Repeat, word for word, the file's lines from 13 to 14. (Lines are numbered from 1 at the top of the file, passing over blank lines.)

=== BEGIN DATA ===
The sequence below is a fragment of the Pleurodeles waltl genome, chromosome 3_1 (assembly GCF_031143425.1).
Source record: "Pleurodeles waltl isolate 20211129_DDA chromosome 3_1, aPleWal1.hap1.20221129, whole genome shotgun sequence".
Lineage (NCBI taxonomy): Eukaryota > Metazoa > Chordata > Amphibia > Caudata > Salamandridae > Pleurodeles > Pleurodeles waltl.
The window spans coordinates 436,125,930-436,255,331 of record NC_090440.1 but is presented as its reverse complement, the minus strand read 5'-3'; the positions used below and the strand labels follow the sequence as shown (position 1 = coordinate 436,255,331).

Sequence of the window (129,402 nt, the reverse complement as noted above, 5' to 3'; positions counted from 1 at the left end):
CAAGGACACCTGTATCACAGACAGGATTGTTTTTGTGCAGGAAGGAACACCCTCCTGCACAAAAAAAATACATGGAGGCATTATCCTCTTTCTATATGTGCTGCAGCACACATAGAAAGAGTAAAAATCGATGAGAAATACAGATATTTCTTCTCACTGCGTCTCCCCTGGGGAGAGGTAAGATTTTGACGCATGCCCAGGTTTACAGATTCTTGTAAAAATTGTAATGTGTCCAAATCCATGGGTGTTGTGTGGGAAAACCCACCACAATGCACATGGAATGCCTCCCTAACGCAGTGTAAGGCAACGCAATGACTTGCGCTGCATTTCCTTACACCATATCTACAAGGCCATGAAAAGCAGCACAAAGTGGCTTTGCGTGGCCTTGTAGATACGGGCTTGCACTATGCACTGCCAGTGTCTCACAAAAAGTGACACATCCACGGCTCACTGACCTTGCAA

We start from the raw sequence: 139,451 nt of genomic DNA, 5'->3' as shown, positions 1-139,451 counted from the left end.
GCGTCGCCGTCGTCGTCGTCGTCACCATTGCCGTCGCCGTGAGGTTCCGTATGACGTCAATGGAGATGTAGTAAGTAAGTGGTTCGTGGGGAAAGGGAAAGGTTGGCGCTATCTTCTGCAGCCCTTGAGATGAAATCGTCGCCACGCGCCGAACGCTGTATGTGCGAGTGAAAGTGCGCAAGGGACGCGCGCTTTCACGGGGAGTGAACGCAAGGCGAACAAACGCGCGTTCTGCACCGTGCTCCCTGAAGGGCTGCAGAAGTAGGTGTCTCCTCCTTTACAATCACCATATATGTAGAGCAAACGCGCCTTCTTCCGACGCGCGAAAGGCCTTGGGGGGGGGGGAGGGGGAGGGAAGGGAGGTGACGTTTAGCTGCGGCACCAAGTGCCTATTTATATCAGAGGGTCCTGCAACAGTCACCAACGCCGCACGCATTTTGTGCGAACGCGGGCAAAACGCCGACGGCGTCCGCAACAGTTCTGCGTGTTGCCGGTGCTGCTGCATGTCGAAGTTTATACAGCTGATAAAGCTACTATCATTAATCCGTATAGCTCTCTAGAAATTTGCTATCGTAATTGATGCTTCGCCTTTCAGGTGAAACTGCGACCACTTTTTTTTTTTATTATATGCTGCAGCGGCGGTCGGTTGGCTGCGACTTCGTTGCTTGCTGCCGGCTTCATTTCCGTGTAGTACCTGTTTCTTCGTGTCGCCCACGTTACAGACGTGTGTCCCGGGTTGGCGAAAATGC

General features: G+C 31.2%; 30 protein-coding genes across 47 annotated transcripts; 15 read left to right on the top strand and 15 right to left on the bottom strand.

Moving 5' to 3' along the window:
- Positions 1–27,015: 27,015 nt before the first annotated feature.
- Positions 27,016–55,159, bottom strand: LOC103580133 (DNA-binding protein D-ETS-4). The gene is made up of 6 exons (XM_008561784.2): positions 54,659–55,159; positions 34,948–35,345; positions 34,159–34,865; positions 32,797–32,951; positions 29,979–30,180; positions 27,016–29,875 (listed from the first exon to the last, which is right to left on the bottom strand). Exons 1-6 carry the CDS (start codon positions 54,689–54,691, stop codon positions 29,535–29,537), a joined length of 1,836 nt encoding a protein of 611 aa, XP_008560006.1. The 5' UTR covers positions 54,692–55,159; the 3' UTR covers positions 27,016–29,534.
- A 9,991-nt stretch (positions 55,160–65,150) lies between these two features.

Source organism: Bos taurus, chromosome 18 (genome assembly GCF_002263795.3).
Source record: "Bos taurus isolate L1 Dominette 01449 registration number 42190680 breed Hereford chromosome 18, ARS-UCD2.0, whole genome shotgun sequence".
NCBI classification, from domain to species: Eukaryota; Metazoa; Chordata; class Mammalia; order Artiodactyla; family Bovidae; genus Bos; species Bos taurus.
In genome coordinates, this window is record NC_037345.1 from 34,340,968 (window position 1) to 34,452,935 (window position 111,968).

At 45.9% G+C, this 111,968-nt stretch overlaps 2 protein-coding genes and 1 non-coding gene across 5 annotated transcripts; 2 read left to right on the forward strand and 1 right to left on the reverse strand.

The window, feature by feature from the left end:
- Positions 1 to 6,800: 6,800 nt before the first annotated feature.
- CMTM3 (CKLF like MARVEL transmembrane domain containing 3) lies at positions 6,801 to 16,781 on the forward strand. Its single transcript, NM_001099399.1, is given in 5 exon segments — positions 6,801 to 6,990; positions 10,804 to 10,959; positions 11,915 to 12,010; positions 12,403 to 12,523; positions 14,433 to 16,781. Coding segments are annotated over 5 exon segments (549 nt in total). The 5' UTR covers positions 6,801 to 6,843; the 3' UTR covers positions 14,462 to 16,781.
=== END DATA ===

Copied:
- A 9,991-nt stretch (positions 55,160–65,150) lies between these two features.

Source organism: Bos taurus, chromosome 18 (genome assembly GCF_002263795.3).